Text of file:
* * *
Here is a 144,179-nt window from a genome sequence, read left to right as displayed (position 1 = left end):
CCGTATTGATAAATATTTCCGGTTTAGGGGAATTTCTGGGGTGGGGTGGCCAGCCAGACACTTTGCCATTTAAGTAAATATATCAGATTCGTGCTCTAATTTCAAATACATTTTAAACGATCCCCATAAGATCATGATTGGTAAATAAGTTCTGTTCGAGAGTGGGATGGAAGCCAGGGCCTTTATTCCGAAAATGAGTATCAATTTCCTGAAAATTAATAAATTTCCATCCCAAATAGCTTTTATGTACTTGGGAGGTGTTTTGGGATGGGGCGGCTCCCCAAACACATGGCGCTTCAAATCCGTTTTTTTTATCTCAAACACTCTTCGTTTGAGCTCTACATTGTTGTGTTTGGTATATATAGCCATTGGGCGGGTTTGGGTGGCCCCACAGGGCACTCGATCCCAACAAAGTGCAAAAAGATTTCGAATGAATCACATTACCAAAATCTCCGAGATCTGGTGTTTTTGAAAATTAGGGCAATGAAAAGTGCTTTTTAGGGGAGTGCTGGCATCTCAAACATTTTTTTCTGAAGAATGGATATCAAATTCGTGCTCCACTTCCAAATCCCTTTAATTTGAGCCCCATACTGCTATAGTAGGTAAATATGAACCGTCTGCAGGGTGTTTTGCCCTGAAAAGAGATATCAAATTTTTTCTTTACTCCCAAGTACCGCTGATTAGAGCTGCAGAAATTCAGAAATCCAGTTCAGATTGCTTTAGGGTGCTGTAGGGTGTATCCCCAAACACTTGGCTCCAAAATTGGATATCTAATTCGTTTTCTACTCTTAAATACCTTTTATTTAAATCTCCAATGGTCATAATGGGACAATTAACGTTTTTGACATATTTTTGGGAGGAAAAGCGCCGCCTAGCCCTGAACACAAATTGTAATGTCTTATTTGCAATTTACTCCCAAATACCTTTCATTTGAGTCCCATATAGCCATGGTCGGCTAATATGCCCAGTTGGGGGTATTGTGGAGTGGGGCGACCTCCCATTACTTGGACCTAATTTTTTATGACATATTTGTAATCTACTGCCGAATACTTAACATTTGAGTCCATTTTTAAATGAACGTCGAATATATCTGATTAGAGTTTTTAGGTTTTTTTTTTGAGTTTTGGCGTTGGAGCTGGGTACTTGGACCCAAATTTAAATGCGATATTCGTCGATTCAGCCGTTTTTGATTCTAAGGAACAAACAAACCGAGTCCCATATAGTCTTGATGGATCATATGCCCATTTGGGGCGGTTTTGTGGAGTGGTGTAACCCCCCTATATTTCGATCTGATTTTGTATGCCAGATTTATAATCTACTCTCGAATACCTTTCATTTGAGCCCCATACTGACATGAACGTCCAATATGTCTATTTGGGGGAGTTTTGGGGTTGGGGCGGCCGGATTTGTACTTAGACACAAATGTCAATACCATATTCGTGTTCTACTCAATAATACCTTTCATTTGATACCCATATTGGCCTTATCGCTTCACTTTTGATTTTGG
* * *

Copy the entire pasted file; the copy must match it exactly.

Here is a 144,179-nt window from a genome sequence, read left to right as displayed (position 1 = left end):
CCGTATTGATAAATATTTCCGGTTTAGGGGAATTTCTGGGGTGGGGTGGCCAGCCAGACACTTTGCCATTTAAGTAAATATATCAGATTCGTGCTCTAATTTCAAATACATTTTAAACGATCCCCATAAGATCATGATTGGTAAATAAGTTCTGTTCGAGAGTGGGATGGAAGCCAGGGCCTTTATTCCGAAAATGAGTATCAATTTCCTGAAAATTAATAAATTTCCATCCCAAATAGCTTTTATGTACTTGGGAGGTGTTTTGGGATGGGGCGGCTCCCCAAACACATGGCGCTTCAAATCCGTTTTTTTTATCTCAAACACTCTTCGTTTGAGCTCTACATTGTTGTGTTTGGTATATATAGCCATTGGGCGGGTTTGGGTGGCCCCACAGGGCACTCGATCCCAACAAAGTGCAAAAAGATTTCGAATGAATCACATTACCAAAATCTCCGAGATCTGGTGTTTTTGAAAATTAGGGCAATGAAAAGTGCTTTTTAGGGGAGTGCTGGCATCTCAAACATTTTTTTCTGAAGAATGGATATCAAATTCGTGCTCCACTTCCAAATCCCTTTAATTTGAGCCCCATACTGCTATAGTAGGTAAATATGAACCGTCTGCAGGGTGTTTTGCCCTGAAAAGAGATATCAAATTTTTTCTTTACTCCCAAGTACCGCTGATTAGAGCTGCAGAAATTCAGAAATCCAGTTCAGATTGCTTTAGGGTGCTGTAGGGTGTATCCCCAAACACTTGGCTCCAAAATTGGATATCTAATTCGTTTTCTACTCTTAAATACCTTTTATTTAAATCTCCAATGGTCATAATGGGACAATTAACGTTTTTGACATATTTTTGGGAGGAAAAGCGCCGCCTAGCCCTGAACACAAATTGTAATGTCTTATTTGCAATTTACTCCCAAATACCTTTCATTTGAGTCCCATATAGCCATGGTCGGCTAATATGCCCAGTTGGGGGTATTGTGGAGTGGGGCGACCTCCCATTACTTGGACCTAATTTTTTATGACATATTTGTAATCTACTGCCGAATACTTAACATTTGAGTCCATTTTTAAATGAACGTCGAATATATCTGATTAGAGTTTTTAGGTTTTTTTTTTGAGTTTTGGCGTTGGAGCTGGGTACTTGGACCCAAATTTAAATGCGATATTCGTCGATTCAGCCGTTTTTGATTCTAAGGAACAAACAAACCGAGTCCCATATAGTCTTGATGGATCATATGCCCATTTGGGGCGGTTTTGTGGAGTGGTGTAACCCCCCTATATTTCGATCTGATTTTGTATGCCAGATTTATAATCTACTCTCGAATACCTTTCATTTGAGCCCCATACTGACATGAACGTCCAATATGTCTATTTGGGGGAGTTTTGGGGTTGGGGCGGCCGGATTTGTACTTAGACACAAATGTCAATACCATATTCGTGTTCTACTCAATAATACCTTTCATTTGATACCCATATTGGCCTTATCGCTTCACTTTTGATTTTGG